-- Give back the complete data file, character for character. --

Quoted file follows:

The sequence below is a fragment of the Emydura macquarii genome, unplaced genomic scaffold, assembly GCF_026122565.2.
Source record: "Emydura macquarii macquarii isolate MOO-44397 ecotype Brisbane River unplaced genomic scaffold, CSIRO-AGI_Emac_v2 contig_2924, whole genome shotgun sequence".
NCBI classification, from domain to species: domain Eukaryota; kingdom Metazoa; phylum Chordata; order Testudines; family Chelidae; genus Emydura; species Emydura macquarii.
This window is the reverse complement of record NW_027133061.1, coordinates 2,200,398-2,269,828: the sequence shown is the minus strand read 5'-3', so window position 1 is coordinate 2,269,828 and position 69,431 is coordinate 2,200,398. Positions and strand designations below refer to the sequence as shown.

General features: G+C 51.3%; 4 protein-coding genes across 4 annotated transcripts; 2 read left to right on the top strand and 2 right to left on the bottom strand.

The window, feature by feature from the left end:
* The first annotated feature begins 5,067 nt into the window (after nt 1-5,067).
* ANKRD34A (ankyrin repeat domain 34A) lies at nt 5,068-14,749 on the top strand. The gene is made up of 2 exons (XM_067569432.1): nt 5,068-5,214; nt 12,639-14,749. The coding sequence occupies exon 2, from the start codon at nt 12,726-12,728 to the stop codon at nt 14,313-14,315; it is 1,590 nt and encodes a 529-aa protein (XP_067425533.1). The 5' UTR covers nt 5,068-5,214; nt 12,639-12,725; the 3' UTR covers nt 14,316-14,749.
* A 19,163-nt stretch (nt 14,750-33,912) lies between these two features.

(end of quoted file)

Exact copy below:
The sequence below is a fragment of the Emydura macquarii genome, unplaced genomic scaffold, assembly GCF_026122565.2.
Source record: "Emydura macquarii macquarii isolate MOO-44397 ecotype Brisbane River unplaced genomic scaffold, CSIRO-AGI_Emac_v2 contig_2924, whole genome shotgun sequence".
NCBI classification, from domain to species: domain Eukaryota; kingdom Metazoa; phylum Chordata; order Testudines; family Chelidae; genus Emydura; species Emydura macquarii.
This window is the reverse complement of record NW_027133061.1, coordinates 2,200,398-2,269,828: the sequence shown is the minus strand read 5'-3', so window position 1 is coordinate 2,269,828 and position 69,431 is coordinate 2,200,398. Positions and strand designations below refer to the sequence as shown.

General features: G+C 51.3%; 4 protein-coding genes across 4 annotated transcripts; 2 read left to right on the top strand and 2 right to left on the bottom strand.

The window, feature by feature from the left end:
* The first annotated feature begins 5,067 nt into the window (after nt 1-5,067).
* ANKRD34A (ankyrin repeat domain 34A) lies at nt 5,068-14,749 on the top strand. The gene is made up of 2 exons (XM_067569432.1): nt 5,068-5,214; nt 12,639-14,749. The coding sequence occupies exon 2, from the start codon at nt 12,726-12,728 to the stop codon at nt 14,313-14,315; it is 1,590 nt and encodes a 529-aa protein (XP_067425533.1). The 5' UTR covers nt 5,068-5,214; nt 12,639-12,725; the 3' UTR covers nt 14,316-14,749.
* A 19,163-nt stretch (nt 14,750-33,912) lies between these two features.